China on Friday said it had taken ‘reciprocal’ measures against US diplomats in the country, ordering them to notify the foreign ministry before meeting with local officials.
Foreign ministry spokeswoman Hua Chunying said China had notified the US embassy of the new measures on Wednesday, which she said were a ‘countermeasure’ to Washington’s decision in October to restrict Chinese diplomats.
‘We once again urge the US side to correct its mistakes and revoke the relevant rules,’ she told reporters at a press briefing.
In October, the US ordered Chinese diplomats to notify the State Department in advance of any official meetings with US diplomats, local or municipal officials, and before any visits to colleges or research institutions.
At the time, Washington called the move ‘reciprocal’, with a senior State Department official citing the inability of US diplomats to meet with a range of Chinese officials and academics.
On Friday, Hua said that US diplomats would have to notify the foreign ministry five working days in advance, and that China would respond ‘according to the US’s practice.’
The US embassy in Beijing declined to comment.
China’s move to restrict US diplomats comes as tensions between Washington and Beijing spike over human rights issues.
Last week, US president Donald Trump signed a law that supported pro-democracy protests in Hong Kong, which has been rocked by nearly six months of often violent unrest demanding greater autonomy - which Beijing has frequently blamed on foreign influence.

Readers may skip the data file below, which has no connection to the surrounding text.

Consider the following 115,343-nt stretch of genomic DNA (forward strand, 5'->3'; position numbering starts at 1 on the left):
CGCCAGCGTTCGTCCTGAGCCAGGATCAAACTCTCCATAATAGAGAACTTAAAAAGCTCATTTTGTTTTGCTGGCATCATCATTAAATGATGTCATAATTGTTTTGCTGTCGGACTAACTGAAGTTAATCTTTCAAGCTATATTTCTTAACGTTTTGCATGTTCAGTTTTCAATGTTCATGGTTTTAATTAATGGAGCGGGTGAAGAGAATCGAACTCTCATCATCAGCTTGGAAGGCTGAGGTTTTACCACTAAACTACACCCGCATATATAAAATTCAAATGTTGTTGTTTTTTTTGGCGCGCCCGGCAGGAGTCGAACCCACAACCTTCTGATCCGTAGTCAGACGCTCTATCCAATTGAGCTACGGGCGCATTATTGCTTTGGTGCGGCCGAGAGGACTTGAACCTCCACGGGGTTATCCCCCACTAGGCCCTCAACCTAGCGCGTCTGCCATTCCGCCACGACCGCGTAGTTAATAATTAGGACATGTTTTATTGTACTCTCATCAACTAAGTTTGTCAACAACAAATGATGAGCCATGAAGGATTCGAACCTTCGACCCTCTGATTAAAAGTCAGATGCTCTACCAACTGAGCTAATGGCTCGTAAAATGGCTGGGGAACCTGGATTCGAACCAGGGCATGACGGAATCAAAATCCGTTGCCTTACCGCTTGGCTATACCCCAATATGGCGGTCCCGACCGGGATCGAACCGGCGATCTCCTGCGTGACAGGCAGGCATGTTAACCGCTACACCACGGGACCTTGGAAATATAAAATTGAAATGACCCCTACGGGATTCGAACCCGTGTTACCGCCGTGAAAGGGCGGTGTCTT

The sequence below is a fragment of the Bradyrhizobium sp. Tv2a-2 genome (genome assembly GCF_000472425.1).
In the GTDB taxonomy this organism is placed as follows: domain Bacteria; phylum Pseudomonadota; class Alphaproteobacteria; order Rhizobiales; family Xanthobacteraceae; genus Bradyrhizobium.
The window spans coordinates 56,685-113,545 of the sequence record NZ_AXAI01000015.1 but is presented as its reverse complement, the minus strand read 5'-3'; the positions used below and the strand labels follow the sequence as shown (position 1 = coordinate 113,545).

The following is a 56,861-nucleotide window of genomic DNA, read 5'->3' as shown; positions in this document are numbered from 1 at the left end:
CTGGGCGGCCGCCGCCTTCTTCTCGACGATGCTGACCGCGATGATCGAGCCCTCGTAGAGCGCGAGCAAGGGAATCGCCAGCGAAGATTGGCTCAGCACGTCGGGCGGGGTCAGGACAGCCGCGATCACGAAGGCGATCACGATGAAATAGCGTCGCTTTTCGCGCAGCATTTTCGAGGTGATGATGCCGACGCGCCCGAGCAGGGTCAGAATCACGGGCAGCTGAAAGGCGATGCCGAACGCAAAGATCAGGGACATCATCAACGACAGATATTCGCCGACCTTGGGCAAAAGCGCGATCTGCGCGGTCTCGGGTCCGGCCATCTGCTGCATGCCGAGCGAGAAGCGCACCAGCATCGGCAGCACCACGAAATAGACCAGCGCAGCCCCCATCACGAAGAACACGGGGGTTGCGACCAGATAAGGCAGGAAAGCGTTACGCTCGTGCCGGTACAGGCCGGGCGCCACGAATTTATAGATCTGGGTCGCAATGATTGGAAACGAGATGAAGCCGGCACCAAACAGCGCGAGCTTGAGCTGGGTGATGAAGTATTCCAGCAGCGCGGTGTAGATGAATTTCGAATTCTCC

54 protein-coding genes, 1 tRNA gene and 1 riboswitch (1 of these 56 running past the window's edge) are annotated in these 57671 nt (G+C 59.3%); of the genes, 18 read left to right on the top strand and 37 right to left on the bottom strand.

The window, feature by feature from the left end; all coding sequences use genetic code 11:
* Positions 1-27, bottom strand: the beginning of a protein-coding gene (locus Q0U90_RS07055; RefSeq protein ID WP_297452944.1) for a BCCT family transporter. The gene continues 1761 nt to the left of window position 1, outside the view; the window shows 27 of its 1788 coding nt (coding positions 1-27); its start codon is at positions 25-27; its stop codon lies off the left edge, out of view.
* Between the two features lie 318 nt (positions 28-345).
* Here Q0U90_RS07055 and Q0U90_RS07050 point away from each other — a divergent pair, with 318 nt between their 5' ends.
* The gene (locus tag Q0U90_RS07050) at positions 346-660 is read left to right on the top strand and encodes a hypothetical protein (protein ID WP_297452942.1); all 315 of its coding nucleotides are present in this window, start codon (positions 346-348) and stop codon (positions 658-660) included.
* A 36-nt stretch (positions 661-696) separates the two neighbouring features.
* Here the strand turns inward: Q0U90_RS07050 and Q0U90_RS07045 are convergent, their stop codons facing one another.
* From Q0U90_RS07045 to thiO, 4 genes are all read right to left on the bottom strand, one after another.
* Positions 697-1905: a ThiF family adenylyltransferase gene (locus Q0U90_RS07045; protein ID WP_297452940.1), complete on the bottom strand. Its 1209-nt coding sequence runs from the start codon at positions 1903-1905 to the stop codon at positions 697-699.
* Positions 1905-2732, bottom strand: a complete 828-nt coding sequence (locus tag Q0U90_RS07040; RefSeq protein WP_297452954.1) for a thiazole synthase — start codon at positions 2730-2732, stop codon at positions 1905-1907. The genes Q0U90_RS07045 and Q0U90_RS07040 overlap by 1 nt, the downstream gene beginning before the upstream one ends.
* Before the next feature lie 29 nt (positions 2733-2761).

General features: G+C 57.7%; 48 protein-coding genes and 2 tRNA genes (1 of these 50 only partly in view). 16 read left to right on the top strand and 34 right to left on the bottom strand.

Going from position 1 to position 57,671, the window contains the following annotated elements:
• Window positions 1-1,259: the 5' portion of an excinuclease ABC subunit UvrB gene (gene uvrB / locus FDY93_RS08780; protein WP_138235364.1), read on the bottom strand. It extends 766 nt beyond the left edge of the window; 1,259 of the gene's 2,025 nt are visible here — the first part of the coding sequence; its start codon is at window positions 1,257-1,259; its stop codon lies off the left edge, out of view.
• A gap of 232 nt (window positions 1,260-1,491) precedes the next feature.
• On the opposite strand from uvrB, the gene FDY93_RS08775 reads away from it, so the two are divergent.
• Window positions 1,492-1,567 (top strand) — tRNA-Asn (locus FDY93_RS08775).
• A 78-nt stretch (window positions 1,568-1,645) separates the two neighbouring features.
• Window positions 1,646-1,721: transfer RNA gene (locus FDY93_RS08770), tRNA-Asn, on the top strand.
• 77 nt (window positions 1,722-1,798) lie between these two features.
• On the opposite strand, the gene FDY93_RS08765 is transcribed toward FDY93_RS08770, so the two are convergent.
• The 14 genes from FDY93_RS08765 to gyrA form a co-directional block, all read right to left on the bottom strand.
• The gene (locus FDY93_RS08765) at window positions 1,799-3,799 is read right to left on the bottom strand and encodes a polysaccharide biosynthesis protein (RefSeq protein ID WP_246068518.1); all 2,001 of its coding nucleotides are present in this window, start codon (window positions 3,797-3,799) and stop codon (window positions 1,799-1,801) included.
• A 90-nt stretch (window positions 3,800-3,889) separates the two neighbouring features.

In response to the Hong Kong Human Rights and Democracy Act, China suspended US warship visits to the territory and said it had imposed sanctions on American NGOs, though it has not released any details on what they entail.
On Tuesday, US lawmakers also voted overwhelmingly to pass a Uighur rights bill, which could impose sanctions against senior Chinese officials over the crackdown on mainly Muslim Uighurs in Xinjiang if Trump signs it into law.
Up to one million ethnic Uighurs and other mostly Muslim Turkic minorities are believed to be held in re-education camps, according to estimates cited by a United Nations panel in 2018.
After initially denying the camps’ existence, Beijing cast the facilities as ‘vocational education centres’ where ‘students’ learn Mandarin and job skills in an effort to steer them away from religious extremism, terrorism and separatism.
China’s foreign ministry on Wednesday warned against enacting the Uighur rights bill saying ‘for all wrong actions and words... the proper price must be paid.’
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